Pages & Paws

Writing, Reading, and Rural Life With a Border Collie

‘Blood Countess’ Poses Strange Dichotomy


Blood Countess

Blood Countess (Lady Slayers)

Barnes & Noble

(Amulet Books, 2020)

By Lana Popovic

Historical Fiction/YA

“Sick puppy,” says I, Kimber the Magnificent.

“No kidding,” Mom rejoins. “Seriously off her rocker.”

I’m not sure what a “rocker” is. But the antagonist in this book, Countess Elizabeth Bathory of Hungary, is off it by about a mile and a half.

This is a weird book to peg or review. Mom started it the other night. She kept me up until one in the morning finishing it. Ugh!

It’s a gripping read. For sure.

The Basics

Set in 16th century Hungary, the story is told from the point of view of sixteen year-old Anna Darvulia. She’s the daughter of a village midwife. Anna is skilled in the use of herbs and healing. She catches the countess’s eye when Lady Nut Case goes riding through Anna’s village in a carriage and Anna races out of the crowd to save a kitten from being run over.

After the death of Anna’s loutish smithy father, she receives a summons from Lady Nut Case. LNC wants Anna to be her chambermaid. You don’t turn down Lady Nut Case. She takes pleasure in other people’s pain. The Countess could give the Marquise de Sade a run for his money any day of the week. And twice on Sunday.

Supremely manipulative and darkly sinister, the countess catches Anna in her mesmerizing web of deceit, betrayal, murder, and unspeakable cruelty. It’s enough to make your blood run cold.


When servants start disappearing as the Countess descends into further madness, Anna knows it’s only a matter of time before LNC turns on her, too. To survive, Anna must best the wicked countess at her own game, using nothing but her knowledge of healing and herbs and her own wits.

It’s villainy at its most vile. Frankly, this book made me (Mom) want to throw up. Like I needed to wash my eyes out with soap after the last page. Or even before. Kimber: Gag me with Meow Mix!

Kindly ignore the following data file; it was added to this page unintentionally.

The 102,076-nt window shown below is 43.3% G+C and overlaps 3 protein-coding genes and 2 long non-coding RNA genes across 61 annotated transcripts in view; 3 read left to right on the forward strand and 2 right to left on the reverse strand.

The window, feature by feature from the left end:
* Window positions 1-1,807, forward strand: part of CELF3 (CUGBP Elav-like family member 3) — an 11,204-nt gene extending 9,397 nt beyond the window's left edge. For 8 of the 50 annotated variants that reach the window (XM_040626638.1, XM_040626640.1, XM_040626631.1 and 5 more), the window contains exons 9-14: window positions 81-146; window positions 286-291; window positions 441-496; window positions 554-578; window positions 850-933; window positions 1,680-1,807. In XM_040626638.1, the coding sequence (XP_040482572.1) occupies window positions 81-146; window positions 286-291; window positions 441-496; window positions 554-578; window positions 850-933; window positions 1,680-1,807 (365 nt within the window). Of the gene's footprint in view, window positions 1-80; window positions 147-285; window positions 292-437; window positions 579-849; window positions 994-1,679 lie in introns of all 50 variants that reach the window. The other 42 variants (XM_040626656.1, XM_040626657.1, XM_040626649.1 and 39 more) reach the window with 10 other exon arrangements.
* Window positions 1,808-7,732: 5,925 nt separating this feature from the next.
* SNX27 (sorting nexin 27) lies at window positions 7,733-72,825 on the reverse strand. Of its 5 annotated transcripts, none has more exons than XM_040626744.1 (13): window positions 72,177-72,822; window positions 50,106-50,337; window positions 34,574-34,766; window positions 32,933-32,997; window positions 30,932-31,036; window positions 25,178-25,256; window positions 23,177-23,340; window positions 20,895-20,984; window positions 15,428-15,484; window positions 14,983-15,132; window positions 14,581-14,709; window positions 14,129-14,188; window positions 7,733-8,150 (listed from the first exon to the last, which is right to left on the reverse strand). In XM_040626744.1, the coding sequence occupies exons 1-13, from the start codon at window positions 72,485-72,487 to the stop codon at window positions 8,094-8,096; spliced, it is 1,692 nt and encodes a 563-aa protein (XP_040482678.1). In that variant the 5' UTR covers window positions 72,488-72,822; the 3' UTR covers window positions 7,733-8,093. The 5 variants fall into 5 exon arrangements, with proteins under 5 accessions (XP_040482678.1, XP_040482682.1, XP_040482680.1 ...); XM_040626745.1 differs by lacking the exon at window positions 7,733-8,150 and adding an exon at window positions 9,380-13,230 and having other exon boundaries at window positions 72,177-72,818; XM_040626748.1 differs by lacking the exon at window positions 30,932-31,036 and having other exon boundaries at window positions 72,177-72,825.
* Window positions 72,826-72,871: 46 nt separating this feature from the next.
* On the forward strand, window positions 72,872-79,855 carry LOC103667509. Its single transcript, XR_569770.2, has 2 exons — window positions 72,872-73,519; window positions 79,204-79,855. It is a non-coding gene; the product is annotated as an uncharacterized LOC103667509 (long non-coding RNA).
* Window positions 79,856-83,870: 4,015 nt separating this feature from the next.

Well…. barf!


But here’s the dichotomy. Revolting as this story of beguilement and pure evil is, it’s very well written. Intense, compelling, and searing at times, the prose practically leaps off the page. The characters are exceptionally well-drawn, from Anna’s childhood best friend, Peter the faithful, to the scullery maids, Anna’s loving but penniless mother, and the countess’s chambermaids, Judit and Margareta, Anna’s unfortunate predecessors.


So it’s kind of yuck with a caveat. Other caveat: Mom didn’t choose this book. A librarian tucked it into her “grab bag.” (You give them some broad categories of preferred genres and styles. They fill up a ‘grab bag’ with titles they think will mesh.) They know she enjoys YA. But not this stuff.


In the Acknowledgements, the author wonders about the countess:

“Why would she so heedlessly commit such atrocities against her own gender. What drove her on, spurred this unslakable bloodlust? Was she deranged, evil, somehow tormented… or something even darker and more unfathomable than that?”

The Answer

See the source image


There’s an answer to that. You can find it, among other places, in one of our favorite books: Captivating: Unveiling the Mystery of a Woman’s Soul. By John and Stasi Eldredge. If you’re going to take on Blood Countess, we highly recommend following it up with Captivating. Just sayin’.

Our rating for Blood Countess: 2.0

Our rating for Captivating: 5.0

Halloween and lantern image credit: Wikimedia Commons/Public Domain

4 thoughts on “‘Blood Countess’ Poses Strange Dichotomy

  1. Your reviews crack me up. “Lady Nut Case.” That made me laugh out loud, and right now looks like I have Covid, so laughing out loud isn’t easy. Speaking of Covid, would you please pray for my son and me? Covid has come to our home and seems to get worse every day.

    • Yeah. That Countess was a plate and a saucer short of a place setting. Maybe more.

      Sorry to hear about ya’ll and Covid. Sending prayers your way and best wishes for a quick recovery!

  2. Thank you — for the prayers and the chuckles.

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